On August 6, 2012 I read an interesting article in the Wall Street Journal about American Funds, one of the largest mutual fund families and Vanguard Group, now the largest fund family. Over the past 4 ½ years American Funds has experienced a net outflow of over $200 million in investor funds while Vanguard saw an increase of $452 million for the same period. These very divergent results of inflows and outflows of investor dollars stem from the change in investors’ investment philosophy away from American Funds core funds and to investing in index funds and Exchange Traded Funds (ETFs).
American Funds takes an active management approach to investing. Its investment managers adhere to the traditional philosophy of purchasing stocks that are in line with the fund’s investment strategy. These funds attract passive investors who look to a fund manager to make specific investment decisions. Like most mutual funds, these funds are valued daily based on the net asset value of the underlying stocks the fund holds.
Vanguard is the leader in index funds and ETFs. These funds track indexes in stocks, bonds, or other commodities and are traded similar to stocks. They have intra-day valuations and, since they are unmanaged, typically have a lower management fee than a managed mutual fund.
Since the financial meltdown, many investors and investment advisors are pulling away from the traditional buy and hold strategy that is the hallmark of American Funds investment philosophy. Further, American Funds, who typically invest in well established, value companies, has not had stellar results ending in the 49th percentile rank versus its peers based on returns over the last five years.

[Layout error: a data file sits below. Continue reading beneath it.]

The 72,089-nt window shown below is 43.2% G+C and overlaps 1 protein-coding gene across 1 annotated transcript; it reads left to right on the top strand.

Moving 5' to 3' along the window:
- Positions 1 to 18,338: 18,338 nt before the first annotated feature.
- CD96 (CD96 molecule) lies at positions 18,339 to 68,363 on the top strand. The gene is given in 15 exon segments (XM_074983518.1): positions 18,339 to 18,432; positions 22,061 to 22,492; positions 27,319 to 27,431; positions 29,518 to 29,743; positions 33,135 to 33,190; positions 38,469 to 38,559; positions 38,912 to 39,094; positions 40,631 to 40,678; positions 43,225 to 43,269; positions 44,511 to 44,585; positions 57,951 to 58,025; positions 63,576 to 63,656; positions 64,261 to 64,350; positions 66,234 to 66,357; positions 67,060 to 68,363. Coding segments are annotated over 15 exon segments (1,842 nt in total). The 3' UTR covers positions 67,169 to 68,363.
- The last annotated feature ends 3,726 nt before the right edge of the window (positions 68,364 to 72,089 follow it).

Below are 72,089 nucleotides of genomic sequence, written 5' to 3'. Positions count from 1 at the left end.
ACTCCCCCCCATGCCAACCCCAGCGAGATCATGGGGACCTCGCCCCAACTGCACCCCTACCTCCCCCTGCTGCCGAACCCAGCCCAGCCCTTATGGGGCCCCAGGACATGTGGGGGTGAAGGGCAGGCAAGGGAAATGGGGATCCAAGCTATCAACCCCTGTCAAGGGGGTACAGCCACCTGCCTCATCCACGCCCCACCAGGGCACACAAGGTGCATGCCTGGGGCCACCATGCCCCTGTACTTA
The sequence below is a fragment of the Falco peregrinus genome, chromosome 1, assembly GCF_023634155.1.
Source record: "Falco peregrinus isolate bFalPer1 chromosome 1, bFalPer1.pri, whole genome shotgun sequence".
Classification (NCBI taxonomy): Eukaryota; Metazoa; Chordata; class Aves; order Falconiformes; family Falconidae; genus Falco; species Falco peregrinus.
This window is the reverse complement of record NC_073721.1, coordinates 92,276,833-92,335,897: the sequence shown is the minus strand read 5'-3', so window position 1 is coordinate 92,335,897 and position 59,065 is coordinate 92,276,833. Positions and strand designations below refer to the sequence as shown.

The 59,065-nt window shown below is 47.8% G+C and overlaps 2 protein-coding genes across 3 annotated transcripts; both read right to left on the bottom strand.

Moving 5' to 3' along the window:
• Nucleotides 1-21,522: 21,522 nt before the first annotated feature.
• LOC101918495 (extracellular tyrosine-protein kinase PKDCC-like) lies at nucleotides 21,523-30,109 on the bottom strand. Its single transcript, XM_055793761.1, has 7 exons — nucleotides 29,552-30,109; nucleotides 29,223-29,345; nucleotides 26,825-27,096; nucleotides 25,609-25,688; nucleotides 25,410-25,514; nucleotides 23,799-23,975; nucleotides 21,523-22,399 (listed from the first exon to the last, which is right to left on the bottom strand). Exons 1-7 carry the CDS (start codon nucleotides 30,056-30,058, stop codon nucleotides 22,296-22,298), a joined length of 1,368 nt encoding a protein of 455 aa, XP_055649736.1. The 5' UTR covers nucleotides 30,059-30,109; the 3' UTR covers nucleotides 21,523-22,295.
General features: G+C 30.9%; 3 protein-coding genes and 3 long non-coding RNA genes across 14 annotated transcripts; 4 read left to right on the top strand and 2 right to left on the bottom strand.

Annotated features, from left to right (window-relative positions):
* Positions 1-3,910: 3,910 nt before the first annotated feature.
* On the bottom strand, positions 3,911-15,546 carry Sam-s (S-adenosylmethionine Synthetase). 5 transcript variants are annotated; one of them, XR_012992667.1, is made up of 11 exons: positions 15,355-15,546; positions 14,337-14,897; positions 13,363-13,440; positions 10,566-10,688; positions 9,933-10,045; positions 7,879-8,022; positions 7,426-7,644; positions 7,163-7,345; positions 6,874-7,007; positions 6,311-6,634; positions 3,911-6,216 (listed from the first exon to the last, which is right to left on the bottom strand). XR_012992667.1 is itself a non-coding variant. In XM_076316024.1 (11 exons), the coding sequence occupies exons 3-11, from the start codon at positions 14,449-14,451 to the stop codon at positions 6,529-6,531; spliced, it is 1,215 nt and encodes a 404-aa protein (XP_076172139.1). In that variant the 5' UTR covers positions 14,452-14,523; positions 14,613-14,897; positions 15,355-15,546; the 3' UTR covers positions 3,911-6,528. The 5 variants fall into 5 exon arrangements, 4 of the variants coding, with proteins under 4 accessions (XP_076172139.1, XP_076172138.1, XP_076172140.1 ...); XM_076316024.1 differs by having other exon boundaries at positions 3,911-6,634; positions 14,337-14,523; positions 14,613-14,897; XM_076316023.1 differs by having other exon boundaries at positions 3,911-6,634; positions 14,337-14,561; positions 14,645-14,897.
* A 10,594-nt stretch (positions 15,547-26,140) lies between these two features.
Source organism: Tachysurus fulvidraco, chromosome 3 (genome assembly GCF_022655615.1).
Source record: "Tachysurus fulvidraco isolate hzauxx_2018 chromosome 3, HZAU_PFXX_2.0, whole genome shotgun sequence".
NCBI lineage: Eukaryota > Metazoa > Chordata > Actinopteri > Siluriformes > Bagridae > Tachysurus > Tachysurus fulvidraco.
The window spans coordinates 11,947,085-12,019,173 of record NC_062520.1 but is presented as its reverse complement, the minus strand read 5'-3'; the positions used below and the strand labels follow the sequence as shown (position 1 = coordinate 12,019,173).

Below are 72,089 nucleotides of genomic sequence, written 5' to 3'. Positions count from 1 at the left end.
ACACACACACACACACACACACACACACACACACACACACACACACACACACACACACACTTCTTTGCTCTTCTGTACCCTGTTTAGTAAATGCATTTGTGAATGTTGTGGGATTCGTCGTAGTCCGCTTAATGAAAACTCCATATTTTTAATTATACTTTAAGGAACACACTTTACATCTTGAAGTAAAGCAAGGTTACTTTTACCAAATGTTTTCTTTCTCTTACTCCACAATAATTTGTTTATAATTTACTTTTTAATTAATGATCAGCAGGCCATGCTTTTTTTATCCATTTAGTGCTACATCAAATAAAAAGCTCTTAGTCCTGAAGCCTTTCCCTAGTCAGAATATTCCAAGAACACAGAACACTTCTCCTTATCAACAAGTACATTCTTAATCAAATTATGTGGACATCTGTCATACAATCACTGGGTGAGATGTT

Many investors are now taking an active approach to investing and choosing to invest in Vanguard’s index and EFT funds. With their lower fees and intraday liquidity, these funds offer a good alternative for investors to get exposure to various market segments. These investors believe over the long run they can achieve superior investment results than mutual fund managers.
The big question is will the small investor who chooses to manage his own portfolio using index and EFT funds have the discipline to make the difficult choices during difficult times. Many investors suffer from emotions getting in the way of making sound investment decisions only to be whipsawed by the gyrations of an unemotional stock market. Only time will tell which investment approach yields superior results..
Disclaimer: I own both American Funds and Vanguard mutual funds.